Water fluxes were estimated and a water budget developed for the land surface and a surficial 10-m-deep section of the coastal sabkhas that extend from the city of Abu Dhabi, United Arab Emirates, west to the border with Saudi Arabia. The fluxes were estimated on the basis of water levels and hydraulic conductivities measured in wells and evaporation rates measured with a humidity chamber. In contrast with conceptual models proposed in earlier studies, groundwater inflow is estimated to be small, whereas the largest components of the water budget are recharge from rainfall and evaporation from the water table. Estimates within a rectilinear volume of sabkha, defined as 1 m wide by 10 km long by 10 m deep, indicate that about 1 m3/year of water enters and exits by lateral groundwater flow; 40–50 m3/year enters by upward leakage; and 640 m3/year enters by recharge from rainfall. Based on the water and solute fluxes estimated for the upward leakage into the sabkha, 7–8 pore volumes of brine have entered the sabkha from below since the time the sabkha became saturated (7,000 years ago) as a result of the last global sea-level rise.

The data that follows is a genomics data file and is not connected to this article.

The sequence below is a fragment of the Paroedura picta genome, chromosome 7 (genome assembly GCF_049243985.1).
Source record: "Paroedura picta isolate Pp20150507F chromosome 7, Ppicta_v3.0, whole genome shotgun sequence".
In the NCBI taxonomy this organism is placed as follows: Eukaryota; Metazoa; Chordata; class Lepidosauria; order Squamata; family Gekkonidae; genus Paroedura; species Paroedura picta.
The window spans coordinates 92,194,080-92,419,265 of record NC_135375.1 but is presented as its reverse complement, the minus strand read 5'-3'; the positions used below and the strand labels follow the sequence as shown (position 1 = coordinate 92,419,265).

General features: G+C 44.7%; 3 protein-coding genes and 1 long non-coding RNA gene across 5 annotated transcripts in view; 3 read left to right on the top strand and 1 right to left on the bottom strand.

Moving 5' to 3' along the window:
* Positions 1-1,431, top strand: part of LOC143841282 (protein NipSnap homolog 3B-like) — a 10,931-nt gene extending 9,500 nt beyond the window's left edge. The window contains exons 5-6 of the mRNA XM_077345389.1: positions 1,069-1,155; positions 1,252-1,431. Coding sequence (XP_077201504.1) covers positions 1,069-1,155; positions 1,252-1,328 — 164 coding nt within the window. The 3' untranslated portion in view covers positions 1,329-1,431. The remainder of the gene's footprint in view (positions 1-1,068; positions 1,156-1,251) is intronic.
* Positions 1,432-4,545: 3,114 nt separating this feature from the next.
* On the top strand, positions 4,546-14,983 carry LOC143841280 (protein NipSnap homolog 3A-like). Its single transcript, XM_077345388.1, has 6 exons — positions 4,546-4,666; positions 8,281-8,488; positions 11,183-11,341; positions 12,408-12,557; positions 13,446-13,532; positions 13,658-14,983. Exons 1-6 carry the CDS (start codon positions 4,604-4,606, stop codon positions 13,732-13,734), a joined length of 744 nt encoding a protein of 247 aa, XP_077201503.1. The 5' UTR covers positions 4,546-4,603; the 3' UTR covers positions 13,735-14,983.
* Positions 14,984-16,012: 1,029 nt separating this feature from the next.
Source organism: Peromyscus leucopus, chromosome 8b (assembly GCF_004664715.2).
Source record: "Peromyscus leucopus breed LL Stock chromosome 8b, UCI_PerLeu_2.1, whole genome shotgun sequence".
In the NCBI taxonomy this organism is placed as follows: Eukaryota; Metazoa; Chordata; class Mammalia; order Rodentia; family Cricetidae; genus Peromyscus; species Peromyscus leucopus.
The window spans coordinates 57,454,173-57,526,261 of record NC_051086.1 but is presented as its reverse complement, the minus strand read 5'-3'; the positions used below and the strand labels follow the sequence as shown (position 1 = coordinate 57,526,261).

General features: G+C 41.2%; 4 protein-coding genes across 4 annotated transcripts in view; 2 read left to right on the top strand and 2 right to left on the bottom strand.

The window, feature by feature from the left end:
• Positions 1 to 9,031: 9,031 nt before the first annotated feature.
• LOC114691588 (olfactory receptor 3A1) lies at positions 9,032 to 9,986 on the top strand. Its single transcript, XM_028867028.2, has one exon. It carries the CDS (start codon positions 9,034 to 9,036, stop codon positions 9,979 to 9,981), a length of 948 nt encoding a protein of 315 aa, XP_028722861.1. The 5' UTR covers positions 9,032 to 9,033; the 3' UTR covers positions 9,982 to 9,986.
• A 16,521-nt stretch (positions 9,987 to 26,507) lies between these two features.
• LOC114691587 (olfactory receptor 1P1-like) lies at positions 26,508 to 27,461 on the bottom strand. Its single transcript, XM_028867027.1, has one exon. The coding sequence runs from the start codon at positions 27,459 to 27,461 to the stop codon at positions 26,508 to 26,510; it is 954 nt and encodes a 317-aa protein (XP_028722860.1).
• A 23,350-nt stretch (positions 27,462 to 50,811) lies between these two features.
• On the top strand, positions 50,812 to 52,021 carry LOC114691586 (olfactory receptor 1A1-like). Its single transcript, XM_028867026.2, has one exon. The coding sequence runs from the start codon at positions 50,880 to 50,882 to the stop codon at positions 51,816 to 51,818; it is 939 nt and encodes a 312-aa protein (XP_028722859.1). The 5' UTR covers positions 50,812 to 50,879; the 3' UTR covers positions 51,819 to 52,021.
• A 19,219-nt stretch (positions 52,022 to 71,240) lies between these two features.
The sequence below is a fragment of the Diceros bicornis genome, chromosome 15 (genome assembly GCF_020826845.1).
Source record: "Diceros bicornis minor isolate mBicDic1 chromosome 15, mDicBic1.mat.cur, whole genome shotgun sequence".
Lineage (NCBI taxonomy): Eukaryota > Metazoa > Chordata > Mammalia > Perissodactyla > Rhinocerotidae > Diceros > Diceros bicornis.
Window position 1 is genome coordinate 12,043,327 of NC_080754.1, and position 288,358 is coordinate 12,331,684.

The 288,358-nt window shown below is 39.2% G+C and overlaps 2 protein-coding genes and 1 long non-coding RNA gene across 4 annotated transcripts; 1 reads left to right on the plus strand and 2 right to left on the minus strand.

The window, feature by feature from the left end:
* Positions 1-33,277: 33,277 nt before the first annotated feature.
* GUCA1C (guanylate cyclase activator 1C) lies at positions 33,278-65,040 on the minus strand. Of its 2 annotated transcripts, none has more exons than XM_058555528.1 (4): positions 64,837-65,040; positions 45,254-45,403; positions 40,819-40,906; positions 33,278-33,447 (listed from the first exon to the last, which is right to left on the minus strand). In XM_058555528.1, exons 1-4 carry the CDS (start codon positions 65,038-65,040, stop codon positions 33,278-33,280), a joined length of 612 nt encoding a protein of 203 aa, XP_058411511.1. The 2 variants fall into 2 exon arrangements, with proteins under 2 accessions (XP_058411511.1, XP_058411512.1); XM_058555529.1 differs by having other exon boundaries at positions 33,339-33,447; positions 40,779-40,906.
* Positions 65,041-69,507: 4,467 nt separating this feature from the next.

|Title||Hydrology of the coastal sabkhas of Abu Dhabi, United Arab Emirates|
|Authors||Ward E. Sanford, Warren W. Wood|
|Publication Subtype||Journal Article|
|Series Title||Hydrogeology Journal|
|Record Source||USGS Publications Warehouse|